One evening on Okeechobee I was sitting in our personal man-made (Greg Made) living room with my new friend Nadia. We had just trekked through the woods to find our campsite, it was dark so it took us awhile. Greg would swear to you that he knew EXACTLY where he was going, the jungle hunter that he is, but I am pretty sure he was just as lost as us which made it a real hysterical journey. It took us probably a half an hour dodging other people and their tents before finding ours. Finally home sweet home, and as we were sitting in our living room I noticed a few other lost souls looking for their campsite. So I whispered to them, “Good luck finding your home.” (I understood their struggle!) I think it was a natural action for them as their souls turned around toward us to start a conversation. I mean they were lost anyway. I would have done the same thing. So we were chatting for a bit, I found out that two of them were brothers and one of them happened to live in Denver, like me! They were great conservationists. But then they asked me if I wanted candy….
“Candy?” I asked. “No thank you.” What the hell was someone doing offering me candy. Like common this is a drug reference right?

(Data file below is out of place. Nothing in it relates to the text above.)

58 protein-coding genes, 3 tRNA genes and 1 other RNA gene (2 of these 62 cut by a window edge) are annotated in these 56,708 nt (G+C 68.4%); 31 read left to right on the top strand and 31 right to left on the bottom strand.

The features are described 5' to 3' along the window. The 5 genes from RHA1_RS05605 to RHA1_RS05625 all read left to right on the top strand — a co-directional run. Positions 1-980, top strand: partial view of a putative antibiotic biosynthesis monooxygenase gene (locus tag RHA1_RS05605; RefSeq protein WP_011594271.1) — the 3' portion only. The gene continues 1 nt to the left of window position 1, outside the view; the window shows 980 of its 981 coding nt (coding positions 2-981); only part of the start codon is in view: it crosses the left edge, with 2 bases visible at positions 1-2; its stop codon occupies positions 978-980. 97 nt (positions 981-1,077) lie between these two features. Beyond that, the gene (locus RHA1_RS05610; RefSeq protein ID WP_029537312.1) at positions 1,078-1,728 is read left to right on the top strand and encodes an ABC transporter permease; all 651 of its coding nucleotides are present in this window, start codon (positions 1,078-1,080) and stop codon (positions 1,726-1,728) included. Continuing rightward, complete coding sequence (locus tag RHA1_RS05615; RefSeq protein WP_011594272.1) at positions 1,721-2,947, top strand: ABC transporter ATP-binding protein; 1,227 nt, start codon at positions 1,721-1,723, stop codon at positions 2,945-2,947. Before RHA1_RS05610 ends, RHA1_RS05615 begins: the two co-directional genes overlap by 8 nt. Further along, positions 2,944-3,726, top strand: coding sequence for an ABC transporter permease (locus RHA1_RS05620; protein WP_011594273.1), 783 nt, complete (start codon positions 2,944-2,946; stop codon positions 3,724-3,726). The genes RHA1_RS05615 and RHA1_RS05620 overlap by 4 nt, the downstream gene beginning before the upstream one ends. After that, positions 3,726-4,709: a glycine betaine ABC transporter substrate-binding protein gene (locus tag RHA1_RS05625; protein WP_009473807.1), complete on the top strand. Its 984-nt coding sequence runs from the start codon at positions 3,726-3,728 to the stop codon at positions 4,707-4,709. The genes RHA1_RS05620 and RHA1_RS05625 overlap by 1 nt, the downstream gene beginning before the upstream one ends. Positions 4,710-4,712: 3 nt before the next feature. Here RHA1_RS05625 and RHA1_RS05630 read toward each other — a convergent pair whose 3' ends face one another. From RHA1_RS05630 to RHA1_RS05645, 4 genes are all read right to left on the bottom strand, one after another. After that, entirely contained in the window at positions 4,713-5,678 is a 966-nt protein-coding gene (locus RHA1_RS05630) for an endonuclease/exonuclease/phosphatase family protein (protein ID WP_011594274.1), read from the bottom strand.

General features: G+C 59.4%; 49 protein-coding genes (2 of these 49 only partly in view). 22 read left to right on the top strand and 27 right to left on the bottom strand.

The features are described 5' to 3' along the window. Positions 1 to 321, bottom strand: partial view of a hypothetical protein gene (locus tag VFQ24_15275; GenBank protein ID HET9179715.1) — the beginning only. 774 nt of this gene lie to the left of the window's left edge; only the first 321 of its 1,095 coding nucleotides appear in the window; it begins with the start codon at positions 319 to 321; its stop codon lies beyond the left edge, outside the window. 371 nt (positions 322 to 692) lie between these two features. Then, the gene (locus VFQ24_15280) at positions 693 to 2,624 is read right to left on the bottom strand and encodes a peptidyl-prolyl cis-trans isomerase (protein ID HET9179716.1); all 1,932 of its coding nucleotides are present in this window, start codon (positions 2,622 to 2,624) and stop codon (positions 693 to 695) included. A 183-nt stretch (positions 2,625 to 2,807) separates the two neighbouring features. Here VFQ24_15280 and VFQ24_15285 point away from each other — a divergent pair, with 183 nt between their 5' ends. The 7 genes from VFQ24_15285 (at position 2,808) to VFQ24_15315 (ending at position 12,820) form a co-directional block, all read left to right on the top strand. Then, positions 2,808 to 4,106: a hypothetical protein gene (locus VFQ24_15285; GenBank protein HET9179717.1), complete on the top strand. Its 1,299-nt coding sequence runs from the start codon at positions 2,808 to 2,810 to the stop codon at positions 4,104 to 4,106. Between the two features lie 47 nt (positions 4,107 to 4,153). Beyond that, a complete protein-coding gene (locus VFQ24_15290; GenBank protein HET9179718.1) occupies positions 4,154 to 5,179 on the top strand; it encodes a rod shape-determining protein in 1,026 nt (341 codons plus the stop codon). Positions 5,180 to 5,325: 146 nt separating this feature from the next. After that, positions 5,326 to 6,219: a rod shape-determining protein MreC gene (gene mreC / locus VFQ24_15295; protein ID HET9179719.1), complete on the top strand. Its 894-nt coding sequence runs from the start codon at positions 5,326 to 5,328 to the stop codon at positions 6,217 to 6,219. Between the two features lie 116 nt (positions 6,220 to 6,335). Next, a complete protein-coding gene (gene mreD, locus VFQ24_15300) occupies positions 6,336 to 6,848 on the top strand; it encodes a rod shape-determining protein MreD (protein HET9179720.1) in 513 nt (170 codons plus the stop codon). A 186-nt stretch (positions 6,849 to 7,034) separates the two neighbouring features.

“Kandy, the bracelets” They replied to me, as I sat still confused.
Thank god for Nadia coming up to explain that this was a personal ritual that some people in festivals do. My roommate refers to it as “plur life.” I wouldn’t call it anything, it was simply a person giving another person some guidance and love. We (This new friend, Jack and I) did the Peace, Love, Unity handshake. The whole shebang. Jack gave me a few bracelets one said I was Krazy, the other reminded me to stay hydrated. But that is not the story. He was with a few other people. Two other boys and one girl. The girl looked at me and said she wanted to give me something too. I did not feel worthy of these gifts and this love but they gave it to me anyway.
“I am sorry but this is all I have. I know it is not a Kandy, but this is all I can give to you.” She says.
And she slips off a beautifully beaded bracelet and ties it onto my wrist.
It wasn’t until the morning that I was able to appreciate the sparkle in the beads and the beauty in its craft but in the darkness I still felt so much love and respect for her. I do not deserve this, but I am humbled and I hope to do good by her for her gracious gift to me. Okeechobee gave me some wonderful gifts to hold on to and some wonderful memories. I really love this story because not very many people were around, it was late at night, and everyone was asleep or lost and it was just the six of us in the middle of the woods. Nadia and I just chatting, laughing, giving and receiving respect and love from these strangers. I never did see those people again for the rest of the weekend, but I now always have a reminder tied to my wrist. To love and respect each other, because we are all so lost in this world it is nice to know that we always have each other.